What Do I Do About It?

Here are the options.

A. Pharmaceutical treatment:

Vaginal candidiasis, while sometimes resolving on its own, often necessitates treatment to prevent complications such as severe infection, transmission to sexual partners, and secondary infections like bacterial vaginosis or urinary tract infections (UTI).

Pharmaceutical treatment for this condition varies based on its uncomplicated or complicated classification and the type of candida involved.

Uncomplicated cases, often caused by Candida albicans and producing mild to moderate symptoms, are typically treated by:

  • short-course antifungal ointments available over the counter
  • oral antifungals may be prescribed (avoided during pregnancy or lactation)

Around 80-90% of patients completing these therapies experience symptom relief, and negative candida culture tests post-treatment.

Complicated vaginal candidiasis—recurrent, severe, occurring in immunocompromised individuals or involving nonalbicans candida—may require longer-term treatment to control the fungus.

  • Maintenance therapy with oral fluconazole for six months is sometimes advised, but around 50% of women may experience reinfection once this therapy is stopped.
  • Episodic treatments are often preferred over maintenance therapies due to the risk of recurrence. However, conventional therapies may not be as effective against nonalbicans candida strains like Candida glabrata, necessitating confirmatory tests and alternative treatments.
  • Azole drugs, commonly used in these treatments, act on ergosterol, a vital component of the fungal membrane, disrupting its formation and leading to fungal cell death or growth inhibition. These drugs are available in topical or oral forms. Still, caution is warranted with oral intake due to potentially severe side effects such as heart failure or acute liver injury with some azole drugs.

B. Natural Treatment:

A holistic approach to treating vaginal candidiasis advocates for natural remedies that encompass dietary adjustments, lifestyle changes, and alternative medicines to combat infections without adverse side effects. This comprehensive method aims to restore internal balance, reinforce the immune system, and rejuvenate mucous membranes. By emphasizing the treatment of the entire individual, rather than just addressing symptoms, this approach aims for a robust system capable of defeating external infections effectively and permanently.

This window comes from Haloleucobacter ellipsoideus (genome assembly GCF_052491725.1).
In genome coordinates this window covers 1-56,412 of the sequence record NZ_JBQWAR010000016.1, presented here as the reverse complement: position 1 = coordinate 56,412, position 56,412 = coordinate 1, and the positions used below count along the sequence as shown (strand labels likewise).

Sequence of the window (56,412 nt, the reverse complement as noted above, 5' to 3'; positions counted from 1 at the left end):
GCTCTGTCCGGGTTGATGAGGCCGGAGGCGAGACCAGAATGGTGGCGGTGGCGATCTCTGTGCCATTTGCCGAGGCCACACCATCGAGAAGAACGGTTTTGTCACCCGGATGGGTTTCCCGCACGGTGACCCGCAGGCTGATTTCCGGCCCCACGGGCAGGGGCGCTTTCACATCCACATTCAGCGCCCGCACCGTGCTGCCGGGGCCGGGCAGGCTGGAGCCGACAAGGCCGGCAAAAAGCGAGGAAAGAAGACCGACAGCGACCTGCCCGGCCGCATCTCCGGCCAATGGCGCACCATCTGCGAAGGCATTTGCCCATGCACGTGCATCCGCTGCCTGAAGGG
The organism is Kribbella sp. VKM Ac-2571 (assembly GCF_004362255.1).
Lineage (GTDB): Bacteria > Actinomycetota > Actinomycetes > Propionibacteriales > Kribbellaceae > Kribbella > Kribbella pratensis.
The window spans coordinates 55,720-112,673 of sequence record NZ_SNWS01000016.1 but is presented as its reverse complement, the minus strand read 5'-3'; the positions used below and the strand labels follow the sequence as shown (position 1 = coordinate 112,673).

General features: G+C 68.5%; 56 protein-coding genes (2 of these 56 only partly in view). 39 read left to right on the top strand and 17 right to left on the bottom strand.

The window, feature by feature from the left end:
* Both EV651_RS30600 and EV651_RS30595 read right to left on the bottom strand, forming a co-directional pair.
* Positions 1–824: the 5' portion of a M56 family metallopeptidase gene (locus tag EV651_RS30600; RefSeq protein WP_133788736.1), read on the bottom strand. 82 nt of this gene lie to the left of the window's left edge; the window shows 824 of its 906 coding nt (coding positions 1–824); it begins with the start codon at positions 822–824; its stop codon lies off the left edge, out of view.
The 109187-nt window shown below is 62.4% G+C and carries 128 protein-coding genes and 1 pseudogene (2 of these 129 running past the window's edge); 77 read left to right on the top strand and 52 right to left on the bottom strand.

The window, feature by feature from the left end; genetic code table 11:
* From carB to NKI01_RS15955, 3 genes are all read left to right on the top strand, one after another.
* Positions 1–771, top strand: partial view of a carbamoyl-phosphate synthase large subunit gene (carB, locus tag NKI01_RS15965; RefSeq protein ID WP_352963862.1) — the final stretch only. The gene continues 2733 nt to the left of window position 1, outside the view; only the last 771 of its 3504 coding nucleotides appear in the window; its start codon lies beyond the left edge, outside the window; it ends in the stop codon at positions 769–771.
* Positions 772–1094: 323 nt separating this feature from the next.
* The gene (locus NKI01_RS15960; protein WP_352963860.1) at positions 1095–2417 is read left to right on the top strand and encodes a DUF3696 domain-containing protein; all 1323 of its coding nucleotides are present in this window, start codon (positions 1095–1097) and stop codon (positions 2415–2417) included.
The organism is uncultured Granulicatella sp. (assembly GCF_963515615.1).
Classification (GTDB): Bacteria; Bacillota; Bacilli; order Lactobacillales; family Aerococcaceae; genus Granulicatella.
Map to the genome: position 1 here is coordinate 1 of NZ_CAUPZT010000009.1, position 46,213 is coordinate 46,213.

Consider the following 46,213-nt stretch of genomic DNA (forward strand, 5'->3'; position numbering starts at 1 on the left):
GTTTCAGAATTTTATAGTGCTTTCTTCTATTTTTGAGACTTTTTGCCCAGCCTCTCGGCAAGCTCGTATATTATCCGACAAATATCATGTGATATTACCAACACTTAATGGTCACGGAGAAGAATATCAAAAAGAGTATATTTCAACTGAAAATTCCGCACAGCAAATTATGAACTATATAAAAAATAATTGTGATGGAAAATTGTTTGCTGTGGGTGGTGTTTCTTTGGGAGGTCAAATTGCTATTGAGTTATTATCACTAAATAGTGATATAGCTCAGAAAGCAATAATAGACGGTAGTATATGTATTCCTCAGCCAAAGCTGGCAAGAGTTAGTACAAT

Dietary changes play a pivotal role in this holistic treatment.

A balanced diet rich in:

  • essential macro- and micro-nutrients (adequate proteins, good fats, carbohydrates, and beneficial bacteria) supports immune function and overall well-being.
  • reducing sugar intake is vital, as excessive consumption may heighten susceptibility to candida infections.
  • prioritizing organic produce helps eliminate potential dietary contaminants, such as pesticides and hormones, that might compromise the body’s immune response

Lifestyle adjustments are equally critical.

  • abstaining from alcohol significantly benefits immunity, especially in women, as alcohol-induced tissue damage is more pronounced in females, particularly during high estrogen phases.
  • managing stress through lifestyle modifications, regular exercise, adequate hydration, sufficient sleep, and stress-relieving activities like meditation or herbal teas helps bolster immunity and minimize candida risks
  • avoiding unnecessary antibiotics, NSAIDs, and corticosteroids, which disrupt natural microflora and weaken the immune system

Natural remedies offer compelling alternatives to pharmaceutical treatments.

  • tea-tree oil and coconut oil (natural antifungals) – Integrating these oils into topical applications or dietary routines can help combat vaginal candidiasis.
  • CanXida supplements, created by a doctor with 30+ years of experience in candida research, offer a range of herbal formulas to address candida infections without severe side effects.